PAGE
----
|Publication number||US6217966 B1|
|Application number||US 09/259,117|
|Publication date||Apr 17, 2001|
|Filing date||Feb 26, 1999|
|Priority date||Feb 26, 1999|
|Also published as||DE60039804D1, EP1031957A2, EP1031957A3, EP1031957B1|
|Publication number||09259117, 259117, US 6217966 B1, US 6217966B1, US-B1-6217966, US6217966 B1, US6217966B1|
|Inventors||Wayne D. Finster, W. Tony Kosarew|
|Original Assignee||Ncr Corporation|
|Export Citation||BiBTeX, EndNote, RefMan|
|Patent Citations (11), Referenced by (34), Classifications (15), Legal Events (8)|
|External Links: USPTO, USPTO Assignment, Espacenet|
The present invention relates generally to electronic price tags, and, more specifically, to face labels therefor.
A merchandising store, such as a grocery supermarket, displays items for sale on shelves, with a price label being provided for identifying the product by description, measure, and price. In order to automate product pricing, electronic price labels have been developed and are in current use at various locations.
In one form, the electronic price label (EPL) comprises a thin rectangular tag having face and back sides, and suitable low-power electronics therein. The EPL tag has a visual electronic display, such as a conventional liquid crystal display (RED), which may operate continuously for an extended period of time on battery power. The display typically includes multiple digits for displaying the desired retail price and unit price for example.
Each tag is programmed during manufacture for providing a unique serial number, with each tag also including a back label for identifying the programmed serial number, typically in barcode form.
During use, each tag is associated with a given product and includes a face label identifying the corresponding product and pricing information. A typical face label is pre-printed to identify the product, the universal product code (UPC) or SKU barcode, and the name of the store.
A typical face label is a pressure sensitive label initially affixed to a release liner by an adhesive. The label is peeled from the liner and bonded atop the EPL tag using the same adhesive provided therewith.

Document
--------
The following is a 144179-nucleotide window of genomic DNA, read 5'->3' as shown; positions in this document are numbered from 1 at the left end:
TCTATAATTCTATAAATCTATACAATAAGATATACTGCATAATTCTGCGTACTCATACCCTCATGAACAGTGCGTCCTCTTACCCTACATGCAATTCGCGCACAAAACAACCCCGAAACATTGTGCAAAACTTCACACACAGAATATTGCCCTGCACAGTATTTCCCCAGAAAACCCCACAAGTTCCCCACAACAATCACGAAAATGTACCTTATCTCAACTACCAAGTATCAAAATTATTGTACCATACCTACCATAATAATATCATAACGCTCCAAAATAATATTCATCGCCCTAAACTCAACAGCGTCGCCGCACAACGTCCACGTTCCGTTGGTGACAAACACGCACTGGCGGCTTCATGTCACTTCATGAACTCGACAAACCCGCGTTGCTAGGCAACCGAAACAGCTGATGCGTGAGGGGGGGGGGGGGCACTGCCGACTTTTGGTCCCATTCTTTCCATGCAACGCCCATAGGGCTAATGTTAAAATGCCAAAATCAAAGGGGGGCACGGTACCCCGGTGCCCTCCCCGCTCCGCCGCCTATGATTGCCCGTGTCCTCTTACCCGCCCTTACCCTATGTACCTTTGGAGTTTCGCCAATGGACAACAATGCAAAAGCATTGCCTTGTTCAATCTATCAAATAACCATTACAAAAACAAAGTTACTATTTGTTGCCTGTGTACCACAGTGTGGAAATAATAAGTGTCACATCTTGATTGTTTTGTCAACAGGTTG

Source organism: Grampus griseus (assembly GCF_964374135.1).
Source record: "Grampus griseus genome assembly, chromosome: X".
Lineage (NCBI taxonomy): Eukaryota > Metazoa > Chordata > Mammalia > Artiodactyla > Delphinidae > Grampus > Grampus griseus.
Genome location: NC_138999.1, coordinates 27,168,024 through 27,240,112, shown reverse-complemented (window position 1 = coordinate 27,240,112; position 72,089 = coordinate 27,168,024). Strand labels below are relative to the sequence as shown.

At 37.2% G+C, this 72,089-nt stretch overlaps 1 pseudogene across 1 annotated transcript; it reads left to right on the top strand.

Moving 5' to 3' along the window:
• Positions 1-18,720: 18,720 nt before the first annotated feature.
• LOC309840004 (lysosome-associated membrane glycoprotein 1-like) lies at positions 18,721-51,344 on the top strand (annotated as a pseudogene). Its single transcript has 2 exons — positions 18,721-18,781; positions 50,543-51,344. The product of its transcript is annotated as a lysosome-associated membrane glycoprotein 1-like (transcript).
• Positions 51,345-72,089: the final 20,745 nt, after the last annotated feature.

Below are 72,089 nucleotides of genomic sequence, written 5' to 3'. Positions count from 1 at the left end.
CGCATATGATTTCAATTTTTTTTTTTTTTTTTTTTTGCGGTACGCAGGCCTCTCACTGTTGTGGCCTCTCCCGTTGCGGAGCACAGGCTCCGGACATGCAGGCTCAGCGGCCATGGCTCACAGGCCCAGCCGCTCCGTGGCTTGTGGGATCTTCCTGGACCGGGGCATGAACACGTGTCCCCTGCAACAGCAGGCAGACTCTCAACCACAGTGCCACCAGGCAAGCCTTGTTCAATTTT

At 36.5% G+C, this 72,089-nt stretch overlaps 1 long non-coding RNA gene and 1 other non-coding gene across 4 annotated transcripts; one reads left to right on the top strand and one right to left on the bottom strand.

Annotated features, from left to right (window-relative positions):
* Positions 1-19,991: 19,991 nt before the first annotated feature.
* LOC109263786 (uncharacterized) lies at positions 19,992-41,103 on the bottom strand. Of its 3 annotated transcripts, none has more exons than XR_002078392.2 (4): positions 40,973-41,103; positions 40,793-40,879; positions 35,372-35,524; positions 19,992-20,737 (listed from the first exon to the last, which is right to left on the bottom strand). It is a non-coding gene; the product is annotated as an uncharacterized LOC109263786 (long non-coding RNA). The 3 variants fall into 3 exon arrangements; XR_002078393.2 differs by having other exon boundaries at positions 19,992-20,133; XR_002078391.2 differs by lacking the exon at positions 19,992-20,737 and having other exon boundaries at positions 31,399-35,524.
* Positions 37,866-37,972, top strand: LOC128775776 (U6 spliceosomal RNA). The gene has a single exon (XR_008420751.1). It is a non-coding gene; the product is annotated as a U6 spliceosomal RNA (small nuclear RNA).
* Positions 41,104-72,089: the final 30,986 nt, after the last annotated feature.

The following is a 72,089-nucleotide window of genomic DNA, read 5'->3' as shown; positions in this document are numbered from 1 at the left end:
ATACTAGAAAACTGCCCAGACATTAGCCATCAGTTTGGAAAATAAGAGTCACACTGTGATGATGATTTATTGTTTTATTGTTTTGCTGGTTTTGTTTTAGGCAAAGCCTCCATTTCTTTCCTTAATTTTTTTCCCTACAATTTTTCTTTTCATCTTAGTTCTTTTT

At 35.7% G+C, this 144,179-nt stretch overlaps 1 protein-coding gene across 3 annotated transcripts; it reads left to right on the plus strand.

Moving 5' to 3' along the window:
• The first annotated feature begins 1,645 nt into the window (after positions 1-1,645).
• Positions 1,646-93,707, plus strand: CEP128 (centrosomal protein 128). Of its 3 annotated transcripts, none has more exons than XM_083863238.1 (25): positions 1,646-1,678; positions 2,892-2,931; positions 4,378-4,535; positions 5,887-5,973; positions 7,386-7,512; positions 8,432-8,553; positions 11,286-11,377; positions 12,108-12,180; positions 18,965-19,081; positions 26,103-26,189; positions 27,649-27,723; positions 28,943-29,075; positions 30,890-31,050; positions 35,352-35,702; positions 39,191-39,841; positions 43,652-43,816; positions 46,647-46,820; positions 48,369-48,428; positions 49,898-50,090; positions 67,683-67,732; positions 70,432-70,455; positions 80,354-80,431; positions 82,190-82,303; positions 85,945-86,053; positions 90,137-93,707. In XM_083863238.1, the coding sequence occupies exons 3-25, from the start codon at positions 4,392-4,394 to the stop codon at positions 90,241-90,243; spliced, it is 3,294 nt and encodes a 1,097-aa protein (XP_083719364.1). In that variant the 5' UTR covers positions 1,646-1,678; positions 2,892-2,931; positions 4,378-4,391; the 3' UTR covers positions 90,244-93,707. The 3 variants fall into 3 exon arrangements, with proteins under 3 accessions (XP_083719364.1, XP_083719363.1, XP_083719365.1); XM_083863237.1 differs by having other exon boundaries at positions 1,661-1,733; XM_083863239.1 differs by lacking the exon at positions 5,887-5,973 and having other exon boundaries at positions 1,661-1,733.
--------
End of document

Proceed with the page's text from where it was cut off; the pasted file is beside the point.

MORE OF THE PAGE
As each label is applied to a respective tag, the corresponding tag serial number must be correlated with the product for allowing programming of the price thereof. U.S. Pat. No. 5,619,416 discloses a system and method for automatically labeling the EPL tags. In this patent, the face label includes a patch or strip which is initially bonded atop the tag display when the label is applied to the tag. The strip is printed during the application process with variable data such as a record number (RN) in barcode form corresponding with the specific product associated with the EPL tag.
Accordingly, as each tag is finally installed on a store shelf for a specific product, the strip is peeled away from the label and underlying tag display, with the RN barcode being read for correlating the installed tag with the corresponding product. The removed strip then exposes the tag display which is programmed for the retail and unit price of the corresponding product for being seen by store customers.
Although the label strip is eventually removed from the label after being attached to the EPL tag, it must be sufficiently secured to the label for undergoing the various steps during manufacture, printing, and application of the label without being prematurely liberated therefrom. Since the back side of the label and strip is covered by adhesive, premature liberation of a strip not only causes a defective label but may also inadvertently attach to processing equipment possibly causing jamming thereof.
Furthermore, removal of the strip from the tag display may cause tearing of the strip itself or leave behind portions thereof including adhesive which must be suitably removed in a subsequent operation increasing the time and expense of label application.
In some EPL tags, an integral push button is provided on the face of the tag near the visual display which may be used by a clerk or customer for accessing additional data from the tag for visual display when the button is pushed. The face label is adhesively bonded atop the push button in one configuration, and the adhesive atop the push button may cause interference with the operation of the push button over time.
Accordingly, it is desired to provide an improved face label for an EPL tag which overcomes one or more of these problems in the manufacture and application thereof.
A label for an electronic price tag includes an opposite face and back, and a border surrounding a removable strip for overlaying a visual display of the tag. An adhesive is disposed on the label back for bonding the label to the tag. And, a barrier is disposed on the adhesive under the strip for desensitizing adhesion of the strip with the tag display. The strip is readily removable from the label and display since the barrier degrades adhesive effectiveness.